Document Type

Dissertation

Degree

Doctor of Philosophy

Major

Education

Date of Defense

7-20-2015

Graduate Advisor

William C. Kyle, Jr., PhD

Committee

Baybeck, Brady

Cody Ding

Charles Granger

Abstract

When teaching ecology concepts, teachers often overlook utilizing the schoolyard as an outdoor classroom. This study examined the use of the schoolyard to teach ecology concepts in order to improve environmental knowledge and attitudes among fifth grade African-American students. The “Nature Unleashed” curriculum was the primary source for the lessons. This curriculum encompasses experiential learning and place-based education. The curriculum, taught over a six-week period, utilized hands-on activities inside and outside of the classroom. There were 248 fifth grade African-American students (N = 248) who participated in the research study. Students responded to a pre- and post-assessment to measure knowledge gains and changes in attitudes towards nature. The assessment that accompanied the “Nature Unleashed” curriculum measured knowledge gains. The Children’s Environmental Attitude and Knowledge Scale (CHEAKS) measured changes in attitude. Results of the study indicated there was a statistically significant gain in environmental knowledge. The study also indicated there was not a statistically significant change in attitudes toward the environment. Analysis of the subgroups verbal commitment, actual commitment and affect also indicated there was not a significant change.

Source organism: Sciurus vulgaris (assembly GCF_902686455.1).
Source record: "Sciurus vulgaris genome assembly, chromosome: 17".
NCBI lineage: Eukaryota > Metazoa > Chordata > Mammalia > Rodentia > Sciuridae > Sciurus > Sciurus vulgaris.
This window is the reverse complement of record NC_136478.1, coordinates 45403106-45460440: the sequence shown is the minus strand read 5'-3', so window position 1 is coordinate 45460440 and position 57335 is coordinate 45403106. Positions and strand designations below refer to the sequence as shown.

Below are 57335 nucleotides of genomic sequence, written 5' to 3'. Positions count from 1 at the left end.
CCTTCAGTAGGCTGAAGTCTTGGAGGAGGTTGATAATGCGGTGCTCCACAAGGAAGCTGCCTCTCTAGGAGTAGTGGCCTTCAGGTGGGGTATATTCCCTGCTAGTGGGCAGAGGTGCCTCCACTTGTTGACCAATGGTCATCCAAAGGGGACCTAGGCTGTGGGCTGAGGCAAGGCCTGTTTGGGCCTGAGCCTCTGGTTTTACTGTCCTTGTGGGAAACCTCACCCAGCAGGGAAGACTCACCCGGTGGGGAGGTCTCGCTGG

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Education Commons

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